With the weight of Glacier National Park and its surroundings sitting feather-like in our thoughts and on our shoulders, we drove eastward through Montana and on to North Dakota. The immense plateaus of eastern Montana were especially dry, and recent fires had blackened thousands of acres of cattle country populated with mule deer, pronghorn and coyote.
We stopped at North Dakota’s Theodore Roosevelt National Park and not surprisingly found it much quieter than all the other parks we visited (less tourism). We enjoyed a 36-mile loop road through the modestly beautiful and arid region of “badlands,” or eroded buttes. Bison greeted us at several locations and, anthropomorphically speaking, the busy prairie dog towns seemed friendly and accommodating as long as you were not a ferret or a falcon.
We ended a long drive into South Dakota at a pleasant camp-site in the West Whitlock Recreation Area on the Missouri River. I would add two more life-birds near this comfortable camping ground. One of them was a group of chicken-like birds identified as sharp-tailed grouse (seen on three occasions), and the other was a family of burrowing owls that huddled together in the doorway of their house inside a prairie dog town.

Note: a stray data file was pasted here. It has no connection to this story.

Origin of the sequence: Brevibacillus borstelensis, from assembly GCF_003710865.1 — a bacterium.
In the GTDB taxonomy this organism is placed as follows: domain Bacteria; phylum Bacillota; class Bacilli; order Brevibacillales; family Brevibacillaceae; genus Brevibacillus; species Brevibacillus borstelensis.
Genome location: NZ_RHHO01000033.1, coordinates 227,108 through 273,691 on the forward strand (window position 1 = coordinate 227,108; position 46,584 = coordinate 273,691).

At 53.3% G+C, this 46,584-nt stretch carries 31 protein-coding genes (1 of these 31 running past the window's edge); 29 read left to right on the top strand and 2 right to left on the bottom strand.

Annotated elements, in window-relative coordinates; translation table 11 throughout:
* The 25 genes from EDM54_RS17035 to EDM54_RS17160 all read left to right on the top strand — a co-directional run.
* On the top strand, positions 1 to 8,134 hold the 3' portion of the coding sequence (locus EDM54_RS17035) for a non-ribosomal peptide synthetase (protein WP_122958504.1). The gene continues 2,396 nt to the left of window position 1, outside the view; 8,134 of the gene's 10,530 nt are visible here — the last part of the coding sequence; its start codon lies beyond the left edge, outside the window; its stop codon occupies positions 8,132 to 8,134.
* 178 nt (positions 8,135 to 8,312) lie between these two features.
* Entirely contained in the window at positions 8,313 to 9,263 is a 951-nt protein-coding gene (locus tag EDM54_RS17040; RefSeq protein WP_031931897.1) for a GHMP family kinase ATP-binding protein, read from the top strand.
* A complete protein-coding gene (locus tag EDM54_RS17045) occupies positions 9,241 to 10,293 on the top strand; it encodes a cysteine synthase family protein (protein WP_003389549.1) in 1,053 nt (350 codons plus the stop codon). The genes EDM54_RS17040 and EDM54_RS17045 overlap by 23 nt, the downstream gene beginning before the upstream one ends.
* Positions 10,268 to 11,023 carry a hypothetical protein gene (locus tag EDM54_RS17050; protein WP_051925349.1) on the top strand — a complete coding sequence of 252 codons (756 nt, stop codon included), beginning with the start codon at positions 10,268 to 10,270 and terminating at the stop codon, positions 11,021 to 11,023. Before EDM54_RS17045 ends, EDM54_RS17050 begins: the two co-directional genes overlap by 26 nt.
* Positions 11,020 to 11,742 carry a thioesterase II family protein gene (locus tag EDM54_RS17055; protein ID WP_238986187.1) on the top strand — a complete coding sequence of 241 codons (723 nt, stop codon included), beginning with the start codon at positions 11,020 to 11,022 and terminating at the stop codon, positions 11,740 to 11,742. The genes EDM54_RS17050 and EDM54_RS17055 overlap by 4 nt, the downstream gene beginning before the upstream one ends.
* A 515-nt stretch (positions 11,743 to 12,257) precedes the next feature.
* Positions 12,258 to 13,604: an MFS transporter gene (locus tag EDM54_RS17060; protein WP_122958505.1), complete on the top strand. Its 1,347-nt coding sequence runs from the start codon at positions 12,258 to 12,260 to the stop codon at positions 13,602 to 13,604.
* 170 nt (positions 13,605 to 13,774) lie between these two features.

Another first for me was the sighting of a badger. This short-legged omnivore was seen at the roadside scrambling into an open area, perhaps stalking for a ground squirrel or a prairie dog. Even though I once lived in eastern South Dakota and western Wisconsin, I had never once encountered this elusive creature.
Speaking of eastern South Dakota, we drove through the city of Brookings where I lived for a short period of time in the late 1960s and where I spent a year attending South Dakota State University (before I switched to Alfred U. in New York State). The city has almost doubled in size since that less than pleasant occasion, but the house where we lived still looks good, and the university grounds seem more attractive than they did in those turbulent days when this country was at war in Vietnam.
All in all, our journey that began with a stop in Arlington, Virginia and then proceeded to nearly the Mexican border before turning northward through the Rocky Mountains almost to Alberta, Canada was a great success. We visited four national parks plus Dinosaur National Monument. I had the privilege of fly-fishing in six beautiful western states, caught four species of trout, including four sub-species of wild cutthroat. The people we met and the places we encountered form a wonderful bank of memories.
I could not have done it half as well without the managerial skills of my lovely wife with whom I have now shared 35 years of marriage (anniversary, September 4th– hey I remembered!).
I would do it again, of course.
Meanwhile, the fishing has been pretty darned fair at home, considering the time of year. I even got to fish the West Branch Ausable River for a while, along with other fine streams.
More on this, the next time.